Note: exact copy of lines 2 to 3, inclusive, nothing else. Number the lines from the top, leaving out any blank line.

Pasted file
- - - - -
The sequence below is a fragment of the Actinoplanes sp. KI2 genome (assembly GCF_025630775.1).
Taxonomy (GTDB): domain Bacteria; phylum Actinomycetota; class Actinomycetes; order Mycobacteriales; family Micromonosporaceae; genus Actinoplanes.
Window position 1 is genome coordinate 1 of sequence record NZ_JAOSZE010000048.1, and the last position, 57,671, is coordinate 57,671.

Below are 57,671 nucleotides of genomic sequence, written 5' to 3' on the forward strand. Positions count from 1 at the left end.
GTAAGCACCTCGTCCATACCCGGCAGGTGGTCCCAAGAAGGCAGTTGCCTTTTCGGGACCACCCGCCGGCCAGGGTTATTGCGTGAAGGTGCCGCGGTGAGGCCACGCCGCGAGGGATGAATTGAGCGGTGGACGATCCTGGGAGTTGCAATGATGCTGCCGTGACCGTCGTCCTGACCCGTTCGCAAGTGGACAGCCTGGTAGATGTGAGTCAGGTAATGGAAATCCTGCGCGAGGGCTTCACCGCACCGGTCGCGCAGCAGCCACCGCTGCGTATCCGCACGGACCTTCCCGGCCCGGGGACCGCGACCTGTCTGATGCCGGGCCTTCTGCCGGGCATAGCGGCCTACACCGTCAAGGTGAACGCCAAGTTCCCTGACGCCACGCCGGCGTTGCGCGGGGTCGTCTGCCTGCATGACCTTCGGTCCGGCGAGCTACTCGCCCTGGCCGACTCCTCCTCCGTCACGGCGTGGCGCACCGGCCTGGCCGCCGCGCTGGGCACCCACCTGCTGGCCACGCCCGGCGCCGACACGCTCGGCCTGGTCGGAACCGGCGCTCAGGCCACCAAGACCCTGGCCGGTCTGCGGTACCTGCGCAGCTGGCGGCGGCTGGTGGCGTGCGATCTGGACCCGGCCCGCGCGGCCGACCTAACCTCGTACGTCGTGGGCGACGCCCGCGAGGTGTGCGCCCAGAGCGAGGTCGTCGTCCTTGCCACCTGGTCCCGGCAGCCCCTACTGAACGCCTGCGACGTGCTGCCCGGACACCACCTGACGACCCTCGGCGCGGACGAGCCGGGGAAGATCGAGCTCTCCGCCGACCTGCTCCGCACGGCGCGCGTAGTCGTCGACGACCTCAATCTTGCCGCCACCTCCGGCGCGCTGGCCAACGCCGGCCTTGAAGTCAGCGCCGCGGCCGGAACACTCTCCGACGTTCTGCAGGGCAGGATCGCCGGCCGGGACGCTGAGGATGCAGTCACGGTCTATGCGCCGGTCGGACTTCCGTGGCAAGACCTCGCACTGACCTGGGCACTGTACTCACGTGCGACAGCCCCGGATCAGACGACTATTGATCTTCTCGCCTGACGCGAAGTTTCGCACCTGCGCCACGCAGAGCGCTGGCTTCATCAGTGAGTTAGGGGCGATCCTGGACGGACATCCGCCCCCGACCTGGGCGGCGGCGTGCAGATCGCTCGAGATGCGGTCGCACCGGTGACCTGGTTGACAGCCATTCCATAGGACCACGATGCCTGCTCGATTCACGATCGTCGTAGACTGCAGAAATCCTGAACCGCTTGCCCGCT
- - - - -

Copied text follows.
Taxonomy (GTDB): domain Bacteria; phylum Actinomycetota; class Actinomycetes; order Mycobacteriales; family Micromonosporaceae; genus Actinoplanes.
Window position 1 is genome coordinate 1 of sequence record NZ_JAOSZE010000048.1, and the last position, 57,671, is coordinate 57,671.